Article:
Limited access to training is one major factor preventing women’s promotion. Research has shown that, in factories for example, perceptions that men are more able to handle machinery and supervisory roles may give them access to better jobs. Social attitudes about what is “appropriate” for women may deny women these opportunities. The tendency to appoint men to manage or supervise extends right through society, and has been described by one author as the “teak ceiling”. (102; 114)

Women’s historically lower access to education has supplemented and contributed to their lack of training and promotion opportunities. Most working women in all occupations have completed primary education but only 10 percent hold bachelor degrees. This pattern is the same for workers in government sectors, where the proportion of female workers (compared to males) who earned certificates in basic and advanced vocations is more than 50 per cent, but, those with masters and doctoral degrees account for only 40 and 23 per cent of the total workers respectively.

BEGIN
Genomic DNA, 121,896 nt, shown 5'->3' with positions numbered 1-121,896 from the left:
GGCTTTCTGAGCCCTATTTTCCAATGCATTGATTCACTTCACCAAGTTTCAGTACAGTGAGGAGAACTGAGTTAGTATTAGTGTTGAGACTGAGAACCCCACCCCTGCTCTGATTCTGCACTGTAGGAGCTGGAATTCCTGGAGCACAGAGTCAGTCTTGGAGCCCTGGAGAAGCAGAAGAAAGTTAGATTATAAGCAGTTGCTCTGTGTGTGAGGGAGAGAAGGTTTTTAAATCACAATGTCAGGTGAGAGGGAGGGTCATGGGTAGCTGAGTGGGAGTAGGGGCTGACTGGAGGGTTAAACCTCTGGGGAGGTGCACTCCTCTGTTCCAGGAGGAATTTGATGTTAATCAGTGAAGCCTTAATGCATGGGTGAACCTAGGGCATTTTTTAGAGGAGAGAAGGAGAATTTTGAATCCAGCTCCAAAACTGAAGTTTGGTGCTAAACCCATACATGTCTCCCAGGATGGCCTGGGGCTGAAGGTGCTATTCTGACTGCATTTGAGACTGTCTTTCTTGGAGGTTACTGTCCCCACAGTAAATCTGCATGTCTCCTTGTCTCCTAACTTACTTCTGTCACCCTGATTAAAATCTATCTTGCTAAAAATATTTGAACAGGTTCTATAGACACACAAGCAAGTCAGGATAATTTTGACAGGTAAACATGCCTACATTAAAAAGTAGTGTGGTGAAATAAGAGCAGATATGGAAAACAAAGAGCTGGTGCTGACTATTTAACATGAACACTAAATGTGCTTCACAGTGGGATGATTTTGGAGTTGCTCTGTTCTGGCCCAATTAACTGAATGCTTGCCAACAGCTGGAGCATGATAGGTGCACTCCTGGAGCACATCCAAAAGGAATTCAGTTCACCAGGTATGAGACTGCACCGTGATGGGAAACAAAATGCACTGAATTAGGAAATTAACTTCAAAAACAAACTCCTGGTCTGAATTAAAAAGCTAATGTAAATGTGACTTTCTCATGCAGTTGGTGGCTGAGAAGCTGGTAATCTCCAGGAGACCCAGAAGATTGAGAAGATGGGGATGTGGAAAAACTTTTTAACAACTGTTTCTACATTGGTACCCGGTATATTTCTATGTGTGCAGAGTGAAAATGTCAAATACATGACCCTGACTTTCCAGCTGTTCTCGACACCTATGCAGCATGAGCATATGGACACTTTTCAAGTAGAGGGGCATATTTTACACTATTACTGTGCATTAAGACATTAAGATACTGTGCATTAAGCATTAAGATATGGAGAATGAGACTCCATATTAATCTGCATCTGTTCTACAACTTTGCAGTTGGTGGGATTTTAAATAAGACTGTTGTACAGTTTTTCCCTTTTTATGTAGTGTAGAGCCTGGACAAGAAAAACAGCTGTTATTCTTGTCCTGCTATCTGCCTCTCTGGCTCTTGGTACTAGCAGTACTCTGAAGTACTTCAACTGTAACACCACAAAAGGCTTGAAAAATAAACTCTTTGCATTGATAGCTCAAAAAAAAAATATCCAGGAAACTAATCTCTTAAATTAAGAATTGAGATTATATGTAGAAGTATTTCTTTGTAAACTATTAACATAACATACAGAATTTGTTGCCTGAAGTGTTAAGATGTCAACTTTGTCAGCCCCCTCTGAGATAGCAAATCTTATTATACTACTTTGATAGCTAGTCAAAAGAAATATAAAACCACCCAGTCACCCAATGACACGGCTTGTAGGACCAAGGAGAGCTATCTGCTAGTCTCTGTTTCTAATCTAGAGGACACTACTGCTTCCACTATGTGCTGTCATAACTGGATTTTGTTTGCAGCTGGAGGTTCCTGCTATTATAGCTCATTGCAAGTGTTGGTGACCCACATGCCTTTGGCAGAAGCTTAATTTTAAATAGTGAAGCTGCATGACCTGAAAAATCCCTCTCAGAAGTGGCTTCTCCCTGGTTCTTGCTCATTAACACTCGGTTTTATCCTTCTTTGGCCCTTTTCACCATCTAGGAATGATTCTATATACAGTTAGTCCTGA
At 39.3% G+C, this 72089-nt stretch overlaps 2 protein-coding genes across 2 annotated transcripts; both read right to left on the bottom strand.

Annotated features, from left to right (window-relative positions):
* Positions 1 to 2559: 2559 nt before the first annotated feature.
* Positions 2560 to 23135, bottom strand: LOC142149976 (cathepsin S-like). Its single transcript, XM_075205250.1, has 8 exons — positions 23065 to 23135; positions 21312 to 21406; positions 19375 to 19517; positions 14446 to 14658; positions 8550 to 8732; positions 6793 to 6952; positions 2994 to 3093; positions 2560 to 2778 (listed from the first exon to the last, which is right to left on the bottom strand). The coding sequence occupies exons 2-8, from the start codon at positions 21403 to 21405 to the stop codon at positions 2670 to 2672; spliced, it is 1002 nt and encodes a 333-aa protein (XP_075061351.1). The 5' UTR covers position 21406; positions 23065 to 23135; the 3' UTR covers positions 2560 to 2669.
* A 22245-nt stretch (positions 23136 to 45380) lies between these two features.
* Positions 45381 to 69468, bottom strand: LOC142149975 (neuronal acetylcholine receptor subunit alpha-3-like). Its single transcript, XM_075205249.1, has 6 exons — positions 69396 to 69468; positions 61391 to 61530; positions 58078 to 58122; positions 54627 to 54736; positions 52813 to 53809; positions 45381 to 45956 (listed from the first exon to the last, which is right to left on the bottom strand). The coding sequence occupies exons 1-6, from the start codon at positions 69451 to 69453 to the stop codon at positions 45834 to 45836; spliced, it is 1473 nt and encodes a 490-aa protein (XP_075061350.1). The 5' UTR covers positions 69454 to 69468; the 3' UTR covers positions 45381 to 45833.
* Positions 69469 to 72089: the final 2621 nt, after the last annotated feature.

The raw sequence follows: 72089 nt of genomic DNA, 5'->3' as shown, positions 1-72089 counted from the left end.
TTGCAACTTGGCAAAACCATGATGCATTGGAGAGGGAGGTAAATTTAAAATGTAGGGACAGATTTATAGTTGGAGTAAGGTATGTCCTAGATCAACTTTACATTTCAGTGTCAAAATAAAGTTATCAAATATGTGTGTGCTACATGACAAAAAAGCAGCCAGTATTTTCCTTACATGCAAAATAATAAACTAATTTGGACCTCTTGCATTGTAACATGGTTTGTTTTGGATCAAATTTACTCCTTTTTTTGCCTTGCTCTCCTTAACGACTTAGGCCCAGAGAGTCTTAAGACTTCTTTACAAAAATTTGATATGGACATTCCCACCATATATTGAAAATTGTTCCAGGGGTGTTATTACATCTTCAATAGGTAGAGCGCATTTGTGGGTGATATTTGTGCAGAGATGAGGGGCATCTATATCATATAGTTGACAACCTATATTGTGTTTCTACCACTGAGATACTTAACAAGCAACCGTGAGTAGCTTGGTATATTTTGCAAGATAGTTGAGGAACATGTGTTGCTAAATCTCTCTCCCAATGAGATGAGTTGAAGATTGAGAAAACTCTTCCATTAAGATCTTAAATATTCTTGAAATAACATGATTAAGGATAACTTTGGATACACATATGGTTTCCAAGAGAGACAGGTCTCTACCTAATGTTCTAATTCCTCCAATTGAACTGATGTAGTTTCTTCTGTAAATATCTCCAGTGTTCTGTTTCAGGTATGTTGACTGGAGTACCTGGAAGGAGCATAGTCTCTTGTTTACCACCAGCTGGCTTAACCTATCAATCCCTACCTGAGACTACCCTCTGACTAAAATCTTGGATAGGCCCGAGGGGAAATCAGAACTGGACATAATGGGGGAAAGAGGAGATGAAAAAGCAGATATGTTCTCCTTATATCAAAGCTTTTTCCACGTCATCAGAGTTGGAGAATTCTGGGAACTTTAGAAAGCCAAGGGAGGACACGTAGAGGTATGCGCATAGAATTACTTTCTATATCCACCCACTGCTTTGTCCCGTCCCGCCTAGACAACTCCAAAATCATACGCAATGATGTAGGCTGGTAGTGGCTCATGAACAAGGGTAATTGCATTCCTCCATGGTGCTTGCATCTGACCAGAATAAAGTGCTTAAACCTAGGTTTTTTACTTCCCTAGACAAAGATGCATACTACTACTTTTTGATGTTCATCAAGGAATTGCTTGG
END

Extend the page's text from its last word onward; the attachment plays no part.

(vi) Unemployment and Under-employment

Unemployment levels in Thailand, as noted above, are generally very low. Data collection, however, classifies anyone who has worked at least one hour in the past week as “employed”, so these figures may hide considerable underemployment, particularly in rural areas, where farm work may be a more than full-time occupation at some times of the year, but be very light at others. Lack of choice may also force workers to accept low-paid or unpleasant employment (103; 41).